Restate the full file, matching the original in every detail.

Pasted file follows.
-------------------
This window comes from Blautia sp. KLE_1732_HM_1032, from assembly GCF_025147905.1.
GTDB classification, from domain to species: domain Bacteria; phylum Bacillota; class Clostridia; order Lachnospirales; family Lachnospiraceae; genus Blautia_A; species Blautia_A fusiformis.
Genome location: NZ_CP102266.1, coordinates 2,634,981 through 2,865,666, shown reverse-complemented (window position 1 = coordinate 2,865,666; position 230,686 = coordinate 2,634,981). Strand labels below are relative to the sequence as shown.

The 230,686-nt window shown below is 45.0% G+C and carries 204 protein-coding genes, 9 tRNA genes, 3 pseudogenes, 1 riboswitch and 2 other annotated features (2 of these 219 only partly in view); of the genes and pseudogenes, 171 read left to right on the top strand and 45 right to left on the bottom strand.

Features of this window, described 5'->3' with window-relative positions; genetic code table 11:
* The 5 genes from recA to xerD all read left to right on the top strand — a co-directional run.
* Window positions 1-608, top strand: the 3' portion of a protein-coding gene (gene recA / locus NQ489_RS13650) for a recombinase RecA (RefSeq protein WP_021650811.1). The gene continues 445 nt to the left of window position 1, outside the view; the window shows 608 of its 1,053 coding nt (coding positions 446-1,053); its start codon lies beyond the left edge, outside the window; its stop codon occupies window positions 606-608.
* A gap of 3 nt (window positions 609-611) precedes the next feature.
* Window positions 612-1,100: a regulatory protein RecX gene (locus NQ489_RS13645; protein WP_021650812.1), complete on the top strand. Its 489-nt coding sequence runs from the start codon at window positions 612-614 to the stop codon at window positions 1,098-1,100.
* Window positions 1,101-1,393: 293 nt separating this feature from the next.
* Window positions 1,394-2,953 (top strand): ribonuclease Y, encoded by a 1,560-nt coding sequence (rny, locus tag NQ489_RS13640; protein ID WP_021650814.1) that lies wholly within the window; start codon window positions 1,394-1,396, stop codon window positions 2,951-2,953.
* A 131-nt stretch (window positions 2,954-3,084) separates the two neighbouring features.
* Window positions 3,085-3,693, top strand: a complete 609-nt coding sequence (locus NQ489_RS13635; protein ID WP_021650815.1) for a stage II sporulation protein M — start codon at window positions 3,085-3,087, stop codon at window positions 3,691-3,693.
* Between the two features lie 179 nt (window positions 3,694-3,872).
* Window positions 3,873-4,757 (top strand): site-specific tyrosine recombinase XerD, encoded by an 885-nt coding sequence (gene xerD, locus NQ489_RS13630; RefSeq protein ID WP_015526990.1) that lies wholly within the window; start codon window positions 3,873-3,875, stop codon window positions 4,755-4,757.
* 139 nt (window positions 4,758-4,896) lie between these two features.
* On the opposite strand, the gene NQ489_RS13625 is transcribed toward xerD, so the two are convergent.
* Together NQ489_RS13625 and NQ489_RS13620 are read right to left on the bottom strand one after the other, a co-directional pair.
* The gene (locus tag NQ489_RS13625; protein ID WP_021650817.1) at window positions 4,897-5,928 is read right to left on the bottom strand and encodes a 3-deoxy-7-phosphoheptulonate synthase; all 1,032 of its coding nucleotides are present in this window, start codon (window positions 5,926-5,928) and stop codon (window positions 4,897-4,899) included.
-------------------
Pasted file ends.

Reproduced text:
This window comes from Blautia sp. KLE_1732_HM_1032, from assembly GCF_025147905.1.
GTDB classification, from domain to species: domain Bacteria; phylum Bacillota; class Clostridia; order Lachnospirales; family Lachnospiraceae; genus Blautia_A; species Blautia_A fusiformis.
Genome location: NZ_CP102266.1, coordinates 2,634,981 through 2,865,666, shown reverse-complemented (window position 1 = coordinate 2,865,666; position 230,686 = coordinate 2,634,981). Strand labels below are relative to the sequence as shown.

The 230,686-nt window shown below is 45.0% G+C and carries 204 protein-coding genes, 9 tRNA genes, 3 pseudogenes, 1 riboswitch and 2 other annotated features (2 of these 219 only partly in view); of the genes and pseudogenes, 171 read left to right on the top strand and 45 right to left on the bottom strand.

Features of this window, described 5'->3' with window-relative positions; genetic code table 11:
* The 5 genes from recA to xerD all read left to right on the top strand — a co-directional run.
* Window positions 1-608, top strand: the 3' portion of a protein-coding gene (gene recA / locus NQ489_RS13650) for a recombinase RecA (RefSeq protein WP_021650811.1). The gene continues 445 nt to the left of window position 1, outside the view; the window shows 608 of its 1,053 coding nt (coding positions 446-1,053); its start codon lies beyond the left edge, outside the window; its stop codon occupies window positions 606-608.
* A gap of 3 nt (window positions 609-611) precedes the next feature.
* Window positions 612-1,100: a regulatory protein RecX gene (locus NQ489_RS13645; protein WP_021650812.1), complete on the top strand. Its 489-nt coding sequence runs from the start codon at window positions 612-614 to the stop codon at window positions 1,098-1,100.
* Window positions 1,101-1,393: 293 nt separating this feature from the next.
* Window positions 1,394-2,953 (top strand): ribonuclease Y, encoded by a 1,560-nt coding sequence (rny, locus tag NQ489_RS13640; protein ID WP_021650814.1) that lies wholly within the window; start codon window positions 1,394-1,396, stop codon window positions 2,951-2,953.
* A 131-nt stretch (window positions 2,954-3,084) separates the two neighbouring features.
* Window positions 3,085-3,693, top strand: a complete 609-nt coding sequence (locus NQ489_RS13635; protein ID WP_021650815.1) for a stage II sporulation protein M — start codon at window positions 3,085-3,087, stop codon at window positions 3,691-3,693.
* Between the two features lie 179 nt (window positions 3,694-3,872).
* Window positions 3,873-4,757 (top strand): site-specific tyrosine recombinase XerD, encoded by an 885-nt coding sequence (gene xerD, locus NQ489_RS13630; RefSeq protein ID WP_015526990.1) that lies wholly within the window; start codon window positions 3,873-3,875, stop codon window positions 4,755-4,757.
* 139 nt (window positions 4,758-4,896) lie between these two features.
* On the opposite strand, the gene NQ489_RS13625 is transcribed toward xerD, so the two are convergent.
* Together NQ489_RS13625 and NQ489_RS13620 are read right to left on the bottom strand one after the other, a co-directional pair.
* The gene (locus tag NQ489_RS13625; protein ID WP_021650817.1) at window positions 4,897-5,928 is read right to left on the bottom strand and encodes a 3-deoxy-7-phosphoheptulonate synthase; all 1,032 of its coding nucleotides are present in this window, start codon (window positions 5,926-5,928) and stop codon (window positions 4,897-4,899) included.